MR: How important is it to reach the younger generation, who will ultimately be the future managers, to just go out and to educate the general public?

» Continue reading Patience and Persistence: An Interview with Grizzly Bear Biologist Bill Gaines

Jon Reidel

Jon Riedel: Glacier Geologist

October 11th, 2015 | Posted by in Naturalist Notes

What do you do if you are a young midwestern college graduate with a degree in geology and a yearning for adventure, wilderness and outdoor work in the West? “You go to where the action is,” says Jon Riedel, and for him, that meant the North Cascades.

The North Cascades’ superlative features would excite any geologist: it’s the most glaciated region in the Lower 48, with the most vertical relief; the bedrock floor of Lake Chelan sits more than two thousand feet below sea level; dozens of ice ages and glaciations have contorted the landscape into an infinite number of “problems” waiting to be solved. And better yet, the region had largely been ignored by geologists due to its remoteness and difficult access. Riedel found his calling and soon landed a job with North Cascades National Park as a geologist.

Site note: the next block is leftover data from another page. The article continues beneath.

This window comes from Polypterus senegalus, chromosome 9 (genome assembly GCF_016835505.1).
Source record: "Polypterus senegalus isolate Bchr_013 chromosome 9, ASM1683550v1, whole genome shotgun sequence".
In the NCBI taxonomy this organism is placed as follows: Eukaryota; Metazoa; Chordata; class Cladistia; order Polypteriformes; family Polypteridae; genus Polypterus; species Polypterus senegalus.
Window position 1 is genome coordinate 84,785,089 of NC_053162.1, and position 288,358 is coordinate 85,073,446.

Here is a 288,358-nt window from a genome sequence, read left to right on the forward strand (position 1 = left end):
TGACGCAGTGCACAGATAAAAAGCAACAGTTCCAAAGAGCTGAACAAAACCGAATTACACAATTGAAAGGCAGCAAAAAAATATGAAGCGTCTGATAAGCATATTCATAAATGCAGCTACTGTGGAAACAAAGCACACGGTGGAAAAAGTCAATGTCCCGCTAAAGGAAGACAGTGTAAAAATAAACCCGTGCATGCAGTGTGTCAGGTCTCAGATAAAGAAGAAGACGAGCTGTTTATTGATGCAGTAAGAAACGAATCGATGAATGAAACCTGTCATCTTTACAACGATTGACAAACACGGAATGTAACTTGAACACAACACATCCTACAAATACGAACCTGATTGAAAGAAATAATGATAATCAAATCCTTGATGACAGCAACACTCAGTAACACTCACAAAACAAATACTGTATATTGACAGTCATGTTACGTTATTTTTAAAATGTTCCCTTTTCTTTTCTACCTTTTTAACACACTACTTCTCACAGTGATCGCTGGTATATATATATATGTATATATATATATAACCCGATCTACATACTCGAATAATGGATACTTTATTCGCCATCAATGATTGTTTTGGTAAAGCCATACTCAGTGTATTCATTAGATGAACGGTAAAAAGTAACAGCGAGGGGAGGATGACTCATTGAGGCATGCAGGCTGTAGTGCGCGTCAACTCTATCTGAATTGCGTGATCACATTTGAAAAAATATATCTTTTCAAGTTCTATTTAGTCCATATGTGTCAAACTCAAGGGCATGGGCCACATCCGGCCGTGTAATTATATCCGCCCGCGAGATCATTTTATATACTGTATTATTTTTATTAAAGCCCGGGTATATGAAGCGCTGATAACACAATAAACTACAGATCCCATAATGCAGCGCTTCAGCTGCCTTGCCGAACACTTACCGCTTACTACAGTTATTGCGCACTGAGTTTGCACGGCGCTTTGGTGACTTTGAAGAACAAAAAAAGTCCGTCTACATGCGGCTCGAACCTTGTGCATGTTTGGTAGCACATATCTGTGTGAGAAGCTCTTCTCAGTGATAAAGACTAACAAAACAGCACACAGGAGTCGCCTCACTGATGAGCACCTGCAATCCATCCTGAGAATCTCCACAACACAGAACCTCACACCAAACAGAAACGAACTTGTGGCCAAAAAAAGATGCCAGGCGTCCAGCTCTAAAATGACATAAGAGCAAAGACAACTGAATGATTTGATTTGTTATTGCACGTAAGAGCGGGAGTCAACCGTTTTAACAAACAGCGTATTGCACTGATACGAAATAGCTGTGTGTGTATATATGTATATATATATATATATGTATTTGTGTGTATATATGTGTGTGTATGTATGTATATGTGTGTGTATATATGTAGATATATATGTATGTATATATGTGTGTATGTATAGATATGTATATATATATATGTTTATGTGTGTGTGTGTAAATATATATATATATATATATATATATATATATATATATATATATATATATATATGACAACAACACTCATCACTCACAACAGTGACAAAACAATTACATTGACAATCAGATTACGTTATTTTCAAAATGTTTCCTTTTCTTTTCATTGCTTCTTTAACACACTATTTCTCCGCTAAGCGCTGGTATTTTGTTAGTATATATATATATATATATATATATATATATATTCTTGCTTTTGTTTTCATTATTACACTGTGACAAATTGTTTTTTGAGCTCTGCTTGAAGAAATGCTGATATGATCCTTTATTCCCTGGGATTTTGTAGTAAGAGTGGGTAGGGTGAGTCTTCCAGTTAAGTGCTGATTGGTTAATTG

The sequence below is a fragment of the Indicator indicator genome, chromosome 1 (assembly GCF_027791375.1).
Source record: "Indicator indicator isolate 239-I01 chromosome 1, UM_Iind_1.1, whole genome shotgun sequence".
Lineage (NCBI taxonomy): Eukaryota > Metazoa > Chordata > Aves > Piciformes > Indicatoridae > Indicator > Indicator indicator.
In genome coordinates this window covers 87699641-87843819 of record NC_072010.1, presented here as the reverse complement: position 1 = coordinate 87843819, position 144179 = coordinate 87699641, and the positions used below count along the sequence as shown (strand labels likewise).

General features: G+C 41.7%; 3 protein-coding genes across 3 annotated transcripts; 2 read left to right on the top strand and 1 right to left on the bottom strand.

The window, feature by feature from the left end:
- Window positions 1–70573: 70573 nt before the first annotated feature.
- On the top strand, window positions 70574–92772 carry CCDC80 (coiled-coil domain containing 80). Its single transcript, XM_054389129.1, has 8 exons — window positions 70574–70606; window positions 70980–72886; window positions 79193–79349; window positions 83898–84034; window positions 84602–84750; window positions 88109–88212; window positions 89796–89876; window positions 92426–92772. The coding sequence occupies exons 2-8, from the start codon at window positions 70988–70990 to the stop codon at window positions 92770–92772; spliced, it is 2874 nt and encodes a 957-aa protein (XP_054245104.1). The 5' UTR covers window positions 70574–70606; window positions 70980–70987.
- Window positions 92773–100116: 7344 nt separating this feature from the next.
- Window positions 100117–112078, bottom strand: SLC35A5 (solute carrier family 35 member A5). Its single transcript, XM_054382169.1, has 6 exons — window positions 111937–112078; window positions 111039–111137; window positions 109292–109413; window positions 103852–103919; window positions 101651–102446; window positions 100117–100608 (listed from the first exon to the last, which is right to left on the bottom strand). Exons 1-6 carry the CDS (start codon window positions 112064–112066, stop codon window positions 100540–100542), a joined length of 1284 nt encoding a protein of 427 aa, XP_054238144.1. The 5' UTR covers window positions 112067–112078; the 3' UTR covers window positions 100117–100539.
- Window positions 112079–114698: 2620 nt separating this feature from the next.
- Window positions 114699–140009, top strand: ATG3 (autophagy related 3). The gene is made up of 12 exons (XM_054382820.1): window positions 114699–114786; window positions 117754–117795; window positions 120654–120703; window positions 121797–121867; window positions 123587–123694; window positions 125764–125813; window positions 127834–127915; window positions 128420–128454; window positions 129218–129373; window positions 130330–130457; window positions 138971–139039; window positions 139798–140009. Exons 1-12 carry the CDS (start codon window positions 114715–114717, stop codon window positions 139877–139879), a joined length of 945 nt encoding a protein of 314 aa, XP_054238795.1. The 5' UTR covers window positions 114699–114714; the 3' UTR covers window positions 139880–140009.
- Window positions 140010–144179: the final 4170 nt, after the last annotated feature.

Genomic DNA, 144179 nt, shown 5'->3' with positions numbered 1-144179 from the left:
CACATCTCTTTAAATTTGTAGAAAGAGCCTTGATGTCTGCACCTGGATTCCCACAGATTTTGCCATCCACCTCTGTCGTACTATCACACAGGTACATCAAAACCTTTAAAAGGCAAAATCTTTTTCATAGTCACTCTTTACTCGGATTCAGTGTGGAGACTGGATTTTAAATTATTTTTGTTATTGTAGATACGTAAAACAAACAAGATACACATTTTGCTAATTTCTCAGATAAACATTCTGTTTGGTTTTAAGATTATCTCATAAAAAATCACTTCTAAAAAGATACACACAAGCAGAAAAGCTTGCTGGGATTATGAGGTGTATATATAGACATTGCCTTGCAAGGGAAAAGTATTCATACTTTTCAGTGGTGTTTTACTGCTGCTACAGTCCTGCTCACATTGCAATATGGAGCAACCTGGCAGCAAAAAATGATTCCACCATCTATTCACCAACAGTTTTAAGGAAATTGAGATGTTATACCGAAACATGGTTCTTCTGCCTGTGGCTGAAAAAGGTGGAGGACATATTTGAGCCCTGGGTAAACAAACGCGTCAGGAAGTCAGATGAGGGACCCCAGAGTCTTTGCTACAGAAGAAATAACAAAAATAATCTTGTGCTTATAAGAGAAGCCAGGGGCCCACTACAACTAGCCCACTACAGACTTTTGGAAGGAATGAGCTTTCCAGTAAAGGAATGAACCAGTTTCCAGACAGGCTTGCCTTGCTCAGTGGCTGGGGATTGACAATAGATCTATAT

“The deductive approaches used in geomorphology—the study of the earth’s surface—caught on with me,” he explains.“The ability to read the landscape and see into the past was intoxicating.”

Coming from the Midwest, Riedel found that everything in the North Cascades was different: the brush was thick and the slopes steep, making exposed rock difficult to find and study sites challenging to get to. So Riedel focused on more easily visible surficial geology features such as alluvial fans, floodplains, terraces, moraines, valleys, and of course, glaciers. With persistence and many miles underfoot, Riedel began to understand what makes the North Cascades unique.

» Continue reading Jon Riedel: Glacier Geologist

Cascades-frog-2

Amphibians of North Cascades National Park: Their Importance, Sensitivity, Habitats, Threats and Management Implications

July 21st, 2015 | Posted by in Naturalist Notes

By Chelsea Elizabeth Ernst, Candidate for Master’s of Environmental Education

The North Cascades are a rugged and dramatic landscape that offers habitat to thousands of plant and animal species and is an epicenter for biodiversity in the contiguous 48 United States. The ecosystem within North Cascades National Park (NOCA) is a popular location for mountaineers and naturalists alike. Many of the people who visit NOCA come hoping to see one of its charismatic megafauna, including American black bear, grey wolf, or the elusive wolverine.